In the Russian's last fight against Brennan Ward at Bellator 114, "Storm" was taken down a little too much for his liking. He's not the worst grappler, yet a high-level wrestler could trouble him.

He needs to stay away from his adversary if the Californian wants to lock up and grind his way to victory. Shlemenko has been taken down by fighters who weren't as powerful as Ortiz, so he needs to be careful.

Apart from that, as long as he doesn't get caught with a miracle shot, he should be good.

Tito Ortiz

Big Wins: Ryan Bader (UFC 132), Ken Shamrock (UFC 61, UFC 40), Forrest Griffin (UFC 59)

Crushing Losses: Antonio Rogerio Nogueira (UFC 140), Rashad Evans (UFC 133), Chuck Liddell (UFC 66, UFC 47)

What He Needs To Do In Order To Win: Ortiz needs to focus on taking Shlemenko down and forget about looking for the knockout. He needs to pretend like it's either the early 2000's or the mid-2000's and smother Shlemenko on the mat. Ortiz has this vision that he's going to entertain the masses and treat them to the best fight they've ever seen in their lives, but it's just not going to happen. His job is to enter the cage and dominate, whether it's fun to watch or not.
With that being said, his cardio needs to be intact. He's lost four bouts via decision during his horrid record of 1-7-1, and the third round really hasn't been kind to him. He needs to keep up against a combatant who's been able to win a five-round fight in the past year.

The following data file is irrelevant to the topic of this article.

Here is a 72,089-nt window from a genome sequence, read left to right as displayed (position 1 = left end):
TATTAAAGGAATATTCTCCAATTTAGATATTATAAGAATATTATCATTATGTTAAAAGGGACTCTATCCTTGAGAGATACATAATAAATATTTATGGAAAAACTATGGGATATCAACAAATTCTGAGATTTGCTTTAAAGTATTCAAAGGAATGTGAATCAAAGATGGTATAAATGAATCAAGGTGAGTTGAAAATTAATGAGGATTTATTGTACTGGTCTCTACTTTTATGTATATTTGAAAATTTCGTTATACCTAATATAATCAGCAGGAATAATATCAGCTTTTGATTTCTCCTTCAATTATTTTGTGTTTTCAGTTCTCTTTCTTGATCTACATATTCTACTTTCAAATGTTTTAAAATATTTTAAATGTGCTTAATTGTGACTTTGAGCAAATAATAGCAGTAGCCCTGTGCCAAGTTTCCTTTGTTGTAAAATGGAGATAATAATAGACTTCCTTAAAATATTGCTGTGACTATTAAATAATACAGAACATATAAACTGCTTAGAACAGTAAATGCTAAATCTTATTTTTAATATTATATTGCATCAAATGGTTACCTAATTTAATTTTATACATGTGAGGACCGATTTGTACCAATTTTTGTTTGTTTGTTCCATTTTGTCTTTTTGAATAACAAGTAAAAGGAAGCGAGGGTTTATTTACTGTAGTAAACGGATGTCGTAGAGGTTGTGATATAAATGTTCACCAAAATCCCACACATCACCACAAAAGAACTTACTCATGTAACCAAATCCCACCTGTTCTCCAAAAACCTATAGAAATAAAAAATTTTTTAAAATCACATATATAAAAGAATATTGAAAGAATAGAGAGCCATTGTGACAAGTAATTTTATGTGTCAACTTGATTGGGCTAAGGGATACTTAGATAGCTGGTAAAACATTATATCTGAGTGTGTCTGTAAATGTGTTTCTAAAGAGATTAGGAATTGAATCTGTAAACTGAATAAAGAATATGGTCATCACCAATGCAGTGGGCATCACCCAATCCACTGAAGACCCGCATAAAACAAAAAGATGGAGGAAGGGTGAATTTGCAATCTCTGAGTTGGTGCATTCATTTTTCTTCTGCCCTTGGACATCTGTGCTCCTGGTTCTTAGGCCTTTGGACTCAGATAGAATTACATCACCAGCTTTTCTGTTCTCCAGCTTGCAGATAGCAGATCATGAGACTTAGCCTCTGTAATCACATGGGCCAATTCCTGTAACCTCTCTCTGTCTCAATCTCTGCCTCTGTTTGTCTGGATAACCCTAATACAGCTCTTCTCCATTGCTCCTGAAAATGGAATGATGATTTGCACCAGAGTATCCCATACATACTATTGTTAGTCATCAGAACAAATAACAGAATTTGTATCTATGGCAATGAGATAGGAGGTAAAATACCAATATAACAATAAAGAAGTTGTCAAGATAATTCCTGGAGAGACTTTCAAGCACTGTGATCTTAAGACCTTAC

What He Needs To Avoid: Ortiz can't enter this fight thinking he's a prime Mike Tyson. The days of him standing in front of his opponent while bobbing and weaving are long gone, so you best believe Shlemenko is going to make him pay for his eagerness to box. The former UFC superstar did surprise Bader with a good shot, which led him to a submission win, but "The Huntington Beach Bad Boy" didn't have any business winning that fight.

Apart from having to avoid anything Shlemenko throws at him, he does need to weather the "Storm" (pun intended) and stay away from body shots. In two out of his last three bouts, Antonio Rogerio Nogueira and Rashad Evans destroyed Ortiz due to hits to the body, and we all remember the huge yell he let out when Lyoto Machida decked him low at UFC 84 in 2008. Since his opponent likes those types of shots, it could be bad news for the Bellator debutant.

Final Assessment: This is definitely Shlemenko's fight to lose, since Ortiz would be bragging for the next five years about how he's the lineal Bellator middleweight champion and how he could give Jon Jones a run for his money.

It's not necessarily the safest fight to book, yet observers are still interested. It's sort of like how our generation can't stop watching violent street fights or celebrity meltdowns, even though we know they're detrimental to our society.

This isn't going to be the make-or-break fight that decides if the PPV purchase is worth it or not, but it is the bout that will tell us if Ortiz has a few fights left in him or if this is indeed his swan song. Upsets can happen and Ortiz can shock the world yet again; however, chances are you wouldn't pick him if you had to put money down on this fight.

Let's hope it's competitive for both the sake of the sport and Bellator's reputation.